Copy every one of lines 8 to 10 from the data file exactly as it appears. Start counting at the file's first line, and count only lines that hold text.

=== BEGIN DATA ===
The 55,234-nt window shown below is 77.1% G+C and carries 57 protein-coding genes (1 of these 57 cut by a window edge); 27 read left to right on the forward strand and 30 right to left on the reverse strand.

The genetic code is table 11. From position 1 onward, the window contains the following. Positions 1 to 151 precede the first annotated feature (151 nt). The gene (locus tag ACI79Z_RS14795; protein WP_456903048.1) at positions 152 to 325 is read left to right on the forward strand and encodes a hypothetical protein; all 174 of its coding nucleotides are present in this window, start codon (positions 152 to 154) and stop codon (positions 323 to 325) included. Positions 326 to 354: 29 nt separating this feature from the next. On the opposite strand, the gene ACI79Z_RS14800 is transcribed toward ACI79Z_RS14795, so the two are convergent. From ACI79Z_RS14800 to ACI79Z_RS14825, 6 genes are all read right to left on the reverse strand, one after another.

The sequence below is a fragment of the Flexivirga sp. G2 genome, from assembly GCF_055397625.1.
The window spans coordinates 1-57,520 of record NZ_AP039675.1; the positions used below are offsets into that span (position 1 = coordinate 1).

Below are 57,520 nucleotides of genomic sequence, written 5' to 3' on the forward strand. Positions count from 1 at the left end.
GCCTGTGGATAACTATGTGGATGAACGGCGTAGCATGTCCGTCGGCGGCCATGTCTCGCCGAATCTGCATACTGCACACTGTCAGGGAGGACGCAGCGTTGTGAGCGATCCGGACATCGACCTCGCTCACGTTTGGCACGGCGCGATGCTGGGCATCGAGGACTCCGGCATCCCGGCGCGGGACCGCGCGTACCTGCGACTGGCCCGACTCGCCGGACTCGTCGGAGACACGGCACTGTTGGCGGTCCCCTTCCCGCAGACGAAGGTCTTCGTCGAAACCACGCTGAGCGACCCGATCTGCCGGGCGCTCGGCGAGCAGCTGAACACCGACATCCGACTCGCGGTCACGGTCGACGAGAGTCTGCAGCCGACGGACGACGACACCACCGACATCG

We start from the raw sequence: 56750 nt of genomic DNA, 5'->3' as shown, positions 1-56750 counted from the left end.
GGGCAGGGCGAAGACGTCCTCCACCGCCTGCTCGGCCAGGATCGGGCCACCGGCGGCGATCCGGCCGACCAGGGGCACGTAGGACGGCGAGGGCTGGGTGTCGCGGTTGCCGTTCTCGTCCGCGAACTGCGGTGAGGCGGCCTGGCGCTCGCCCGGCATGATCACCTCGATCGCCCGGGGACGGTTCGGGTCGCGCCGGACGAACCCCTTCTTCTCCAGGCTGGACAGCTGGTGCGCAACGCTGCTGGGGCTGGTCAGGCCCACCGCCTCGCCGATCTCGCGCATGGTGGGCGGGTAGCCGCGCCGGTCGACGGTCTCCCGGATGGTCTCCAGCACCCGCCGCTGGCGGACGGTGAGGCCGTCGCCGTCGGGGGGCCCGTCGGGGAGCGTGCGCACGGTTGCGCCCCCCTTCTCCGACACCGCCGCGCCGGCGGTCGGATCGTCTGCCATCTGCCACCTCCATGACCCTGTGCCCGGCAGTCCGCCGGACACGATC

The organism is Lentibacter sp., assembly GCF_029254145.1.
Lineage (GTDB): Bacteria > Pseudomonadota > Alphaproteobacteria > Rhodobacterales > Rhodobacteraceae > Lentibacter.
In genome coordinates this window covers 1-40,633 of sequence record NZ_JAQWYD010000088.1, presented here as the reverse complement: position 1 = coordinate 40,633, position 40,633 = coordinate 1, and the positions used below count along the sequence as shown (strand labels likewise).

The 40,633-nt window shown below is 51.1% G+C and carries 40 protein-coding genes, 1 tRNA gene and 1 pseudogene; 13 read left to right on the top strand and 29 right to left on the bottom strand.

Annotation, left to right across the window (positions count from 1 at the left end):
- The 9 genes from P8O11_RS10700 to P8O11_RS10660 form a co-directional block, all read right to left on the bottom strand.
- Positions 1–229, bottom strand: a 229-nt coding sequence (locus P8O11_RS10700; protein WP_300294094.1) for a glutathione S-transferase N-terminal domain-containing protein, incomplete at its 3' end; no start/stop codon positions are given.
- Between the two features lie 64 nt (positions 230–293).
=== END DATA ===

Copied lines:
GGGCAGGGCGAAGACGTCCTCCACCGCCTGCTCGGCCAGGATCGGGCCACCGGCGGCGATCCGGCCGACCAGGGGCACGTAGGACGGCGAGGGCTGGGTGTCGCGGTTGCCGTTCTCGTCCGCGAACTGCGGTGAGGCGGCCTGGCGCTCGCCCGGCATGATCACCTCGATCGCCCGGGGACGGTTCGGGTCGCGCCGGACGAACCCCTTCTTCTCCAGGCTGGACAGCTGGTGCGCAACGCTGCTGGGGCTGGTCAGGCCCACCGCCTCGCCGATCTCGCGCATGGTGGGCGGGTAGCCGCGCCGGTCGACGGTCTCCCGGATGGTCTCCAGCACCCGCCGCTGGCGGACGGTGAGGCCGTCGCCGTCGGGGGGCCCGTCGGGGAGCGTGCGCACGGTTGCGCCCCCCTTCTCCGACACCGCCGCGCCGGCGGTCGGATCGTCTGCCATCTGCCACCTCCATGACCCTGTGCCCGGCAGTCCGCCGGACACGATC

The organism is Lentibacter sp., assembly GCF_029254145.1.
Lineage (GTDB): Bacteria > Pseudomonadota > Alphaproteobacteria > Rhodobacterales > Rhodobacteraceae > Lentibacter.